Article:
Apple’s EV wind down offers reprieve to Tesla and Detroit rivals

The sudden demise of Apple Inc.’s electric vehicle program is a bleak sign for the car market. It’s also a welcome boon for automakers themselves.

Tesla Inc. and Detroit’s automakers can breathe a sigh of relief after the electronics giant scrapped its car program, eliminating a threat in an EV market where growth is slowing and providing a pool of engineers and other talent who may be out of a job. 

In the past year, Elon Musk’s company has cut prices and warned of slumping demand, while established carmakers like General Motors Co. and Ford Motor Co. have delayed investment and pulled back production plans. Now they have one fewer competitor to worry about in a crowded and uncertain arena, especially a tech company with $61 billion in cash to throw around.

“They’re probably relieved,” said Gartner Inc. analyst Mike Ramsey. “Apple getting in the market scared people early on.”

Apple exiting the EV market before it really revved up underscores just how tough the business has become. The cars are still too expensive for most consumers and charging is patchy in the US. EV sales are expected to rise just 9% this year, after growing at a compounded annual rate of 65% over the past three years, according to a forecast by Bloomberg Intelligence.

That means every company standing will be fighting over about 10% of new buyers in the US market.

EV startups are already struggling amid meager sales and heavy cash burn. Rivian Automotive Inc. forecast flat production this year and said it would lay off workers, sending its shares to their biggest ever decline. Lucid Group Inc. will only make 9,000 vehicles this year, putting it on weaker financial footing.

Hertz Global Holdings Inc. last month revealed plans to sell 20,000 plug-in vehicles — a third of its US EV fleet — due to weak demand, rapid depreciation in value and high repair costs. It marked a sharp reversal from Hertz’s earlier embrace of EVs from Tesla and other automakers.

While GM is having a hard time building EVs due to production problems, Ford has seen demand fall and has reined in investment plans. GM delayed plans to open an electric pickup plant outside Detroit. Germany’s Mercedes-Benz has backed off its plan to sell only EVs by 2030.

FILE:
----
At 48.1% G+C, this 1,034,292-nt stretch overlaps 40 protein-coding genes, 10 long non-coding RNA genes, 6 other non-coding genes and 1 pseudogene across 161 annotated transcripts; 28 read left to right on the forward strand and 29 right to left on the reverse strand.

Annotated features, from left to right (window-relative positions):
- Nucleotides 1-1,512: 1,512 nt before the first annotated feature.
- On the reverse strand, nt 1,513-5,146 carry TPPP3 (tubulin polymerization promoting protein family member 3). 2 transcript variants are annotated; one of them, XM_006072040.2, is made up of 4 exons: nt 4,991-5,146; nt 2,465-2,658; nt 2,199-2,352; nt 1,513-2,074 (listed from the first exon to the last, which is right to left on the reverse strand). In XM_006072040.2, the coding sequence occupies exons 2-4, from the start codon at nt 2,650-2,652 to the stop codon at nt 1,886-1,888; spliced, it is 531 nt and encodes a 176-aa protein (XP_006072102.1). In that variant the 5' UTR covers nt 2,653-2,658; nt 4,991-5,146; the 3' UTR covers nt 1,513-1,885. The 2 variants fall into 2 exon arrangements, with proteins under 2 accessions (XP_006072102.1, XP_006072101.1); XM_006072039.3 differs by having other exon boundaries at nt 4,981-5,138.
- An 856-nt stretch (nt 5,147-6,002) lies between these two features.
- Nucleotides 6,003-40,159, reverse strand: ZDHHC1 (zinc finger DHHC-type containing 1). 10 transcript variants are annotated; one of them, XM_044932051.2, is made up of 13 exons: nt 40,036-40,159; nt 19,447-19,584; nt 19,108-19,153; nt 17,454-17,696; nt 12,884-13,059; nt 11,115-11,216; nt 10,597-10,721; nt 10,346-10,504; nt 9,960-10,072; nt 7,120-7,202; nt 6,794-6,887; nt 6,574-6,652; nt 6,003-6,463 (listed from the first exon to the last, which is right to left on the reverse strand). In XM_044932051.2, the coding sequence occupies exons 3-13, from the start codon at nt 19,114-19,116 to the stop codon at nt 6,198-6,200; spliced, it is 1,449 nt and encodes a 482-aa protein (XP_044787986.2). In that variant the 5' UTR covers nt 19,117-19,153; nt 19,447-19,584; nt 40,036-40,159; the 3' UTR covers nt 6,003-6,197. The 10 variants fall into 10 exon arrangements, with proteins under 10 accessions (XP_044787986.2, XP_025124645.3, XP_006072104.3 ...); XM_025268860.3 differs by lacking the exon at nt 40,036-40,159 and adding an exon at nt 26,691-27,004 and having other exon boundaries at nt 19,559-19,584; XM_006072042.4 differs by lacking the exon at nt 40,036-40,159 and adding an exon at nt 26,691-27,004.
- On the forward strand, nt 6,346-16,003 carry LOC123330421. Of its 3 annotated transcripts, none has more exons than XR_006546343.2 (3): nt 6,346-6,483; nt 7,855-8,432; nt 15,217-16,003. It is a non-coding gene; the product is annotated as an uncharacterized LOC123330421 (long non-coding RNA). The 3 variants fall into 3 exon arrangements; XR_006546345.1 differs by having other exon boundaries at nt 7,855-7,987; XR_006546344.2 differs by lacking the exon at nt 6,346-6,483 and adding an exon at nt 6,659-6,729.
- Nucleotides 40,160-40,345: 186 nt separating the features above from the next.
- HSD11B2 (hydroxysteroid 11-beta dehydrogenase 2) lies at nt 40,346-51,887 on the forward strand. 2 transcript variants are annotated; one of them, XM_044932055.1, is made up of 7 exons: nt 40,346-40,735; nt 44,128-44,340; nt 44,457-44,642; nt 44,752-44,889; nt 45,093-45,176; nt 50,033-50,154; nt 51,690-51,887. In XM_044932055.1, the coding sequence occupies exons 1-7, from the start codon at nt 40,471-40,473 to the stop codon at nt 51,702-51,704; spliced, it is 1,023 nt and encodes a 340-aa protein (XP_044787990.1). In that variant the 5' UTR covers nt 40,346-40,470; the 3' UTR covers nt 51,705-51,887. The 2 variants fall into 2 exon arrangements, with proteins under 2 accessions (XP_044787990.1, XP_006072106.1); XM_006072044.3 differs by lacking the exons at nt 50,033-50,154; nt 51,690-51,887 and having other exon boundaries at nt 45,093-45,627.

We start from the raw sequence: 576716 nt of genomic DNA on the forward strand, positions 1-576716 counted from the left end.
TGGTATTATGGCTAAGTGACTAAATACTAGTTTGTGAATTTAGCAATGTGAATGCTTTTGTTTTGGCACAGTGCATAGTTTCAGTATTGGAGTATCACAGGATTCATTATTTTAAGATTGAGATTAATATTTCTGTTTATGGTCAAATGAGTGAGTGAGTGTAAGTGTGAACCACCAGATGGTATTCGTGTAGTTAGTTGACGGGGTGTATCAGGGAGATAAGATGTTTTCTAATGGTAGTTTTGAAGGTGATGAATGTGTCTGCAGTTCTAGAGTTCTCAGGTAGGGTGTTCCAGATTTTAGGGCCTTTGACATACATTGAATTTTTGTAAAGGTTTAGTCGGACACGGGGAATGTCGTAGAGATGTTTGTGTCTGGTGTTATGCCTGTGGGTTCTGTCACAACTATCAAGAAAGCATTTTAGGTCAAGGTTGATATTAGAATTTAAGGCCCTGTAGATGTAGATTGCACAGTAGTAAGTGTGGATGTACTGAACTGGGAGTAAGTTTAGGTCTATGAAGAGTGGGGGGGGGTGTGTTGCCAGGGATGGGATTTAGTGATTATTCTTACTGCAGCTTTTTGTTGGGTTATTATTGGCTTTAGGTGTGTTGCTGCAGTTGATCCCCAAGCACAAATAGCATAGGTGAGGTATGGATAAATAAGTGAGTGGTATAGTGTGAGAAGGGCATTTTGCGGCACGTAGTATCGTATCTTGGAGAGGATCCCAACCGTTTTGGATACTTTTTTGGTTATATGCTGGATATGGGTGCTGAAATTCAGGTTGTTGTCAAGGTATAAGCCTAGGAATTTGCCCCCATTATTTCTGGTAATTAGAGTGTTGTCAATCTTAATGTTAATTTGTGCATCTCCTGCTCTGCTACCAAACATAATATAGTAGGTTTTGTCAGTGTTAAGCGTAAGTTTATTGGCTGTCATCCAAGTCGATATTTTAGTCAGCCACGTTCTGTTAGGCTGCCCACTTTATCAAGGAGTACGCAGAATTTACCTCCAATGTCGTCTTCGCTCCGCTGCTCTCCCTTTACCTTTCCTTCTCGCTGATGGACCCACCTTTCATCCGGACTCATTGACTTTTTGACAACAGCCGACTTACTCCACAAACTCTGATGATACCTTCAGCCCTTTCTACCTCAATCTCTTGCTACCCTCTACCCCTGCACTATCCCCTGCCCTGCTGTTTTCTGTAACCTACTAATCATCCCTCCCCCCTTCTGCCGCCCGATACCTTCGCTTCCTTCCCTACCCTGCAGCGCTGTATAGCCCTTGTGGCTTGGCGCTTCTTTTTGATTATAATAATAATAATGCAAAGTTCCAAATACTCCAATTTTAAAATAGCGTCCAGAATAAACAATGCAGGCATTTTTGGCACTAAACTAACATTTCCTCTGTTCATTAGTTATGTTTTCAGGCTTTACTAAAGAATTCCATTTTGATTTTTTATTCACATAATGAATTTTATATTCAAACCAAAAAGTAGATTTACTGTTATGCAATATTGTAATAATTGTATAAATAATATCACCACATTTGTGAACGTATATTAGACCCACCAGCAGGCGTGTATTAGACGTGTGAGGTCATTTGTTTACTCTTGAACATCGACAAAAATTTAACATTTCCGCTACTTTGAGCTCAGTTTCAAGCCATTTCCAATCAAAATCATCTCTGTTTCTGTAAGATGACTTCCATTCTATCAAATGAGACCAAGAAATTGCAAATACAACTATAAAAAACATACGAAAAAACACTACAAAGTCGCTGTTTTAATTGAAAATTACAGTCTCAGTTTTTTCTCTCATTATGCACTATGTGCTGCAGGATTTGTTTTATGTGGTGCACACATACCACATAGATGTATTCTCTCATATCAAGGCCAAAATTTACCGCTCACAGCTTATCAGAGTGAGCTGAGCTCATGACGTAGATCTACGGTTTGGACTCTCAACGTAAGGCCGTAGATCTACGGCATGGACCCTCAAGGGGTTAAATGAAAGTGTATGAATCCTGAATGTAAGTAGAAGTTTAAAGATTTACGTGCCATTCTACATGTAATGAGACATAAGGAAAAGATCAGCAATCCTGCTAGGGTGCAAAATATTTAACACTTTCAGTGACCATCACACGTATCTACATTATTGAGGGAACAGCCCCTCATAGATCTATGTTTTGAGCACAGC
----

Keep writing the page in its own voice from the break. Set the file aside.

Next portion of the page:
Auto Market Disruption

This is another example of the tech sector underestimating how difficult it is to disrupt the auto sector, said Jeff Schuster, global vice president of automotive research at consultant GlobalData.

“Everybody from that world just looks at it and thinks, ‘Oh, these dinosaurs, we can come in, this is easy, what could be so difficult? We manufacture phones and we have all this technology, we can take it over,’” Schuster said in an interview. “Nine times out of 10, most find it a little more challenging and certainly more dynamic and complex than they expect.”

Tesla may benefit the most from Apple’s about-face. The last thing Musk wanted a year after cutting prices on his vehicles by 25% or more was a Silicon Valley rival with the same kind of high-tech appeal, Ramsey said.

“They certainly had the most downside,” he said. “Tesla benefits big time from being a status vehicle. And an Apple EV definitely would be a status vehicle.”

Celebrating the move, Musk on Tuesday sent a post on X with a saluting emoji and a cigarette.

Automakers will now also be looking to snap up some of that talent, said Brad Holden, a founder of the executive search firm Holden Richardson. 

“There will be great talent on the street so it will be picked up,” Holden said. –BLOOMBERG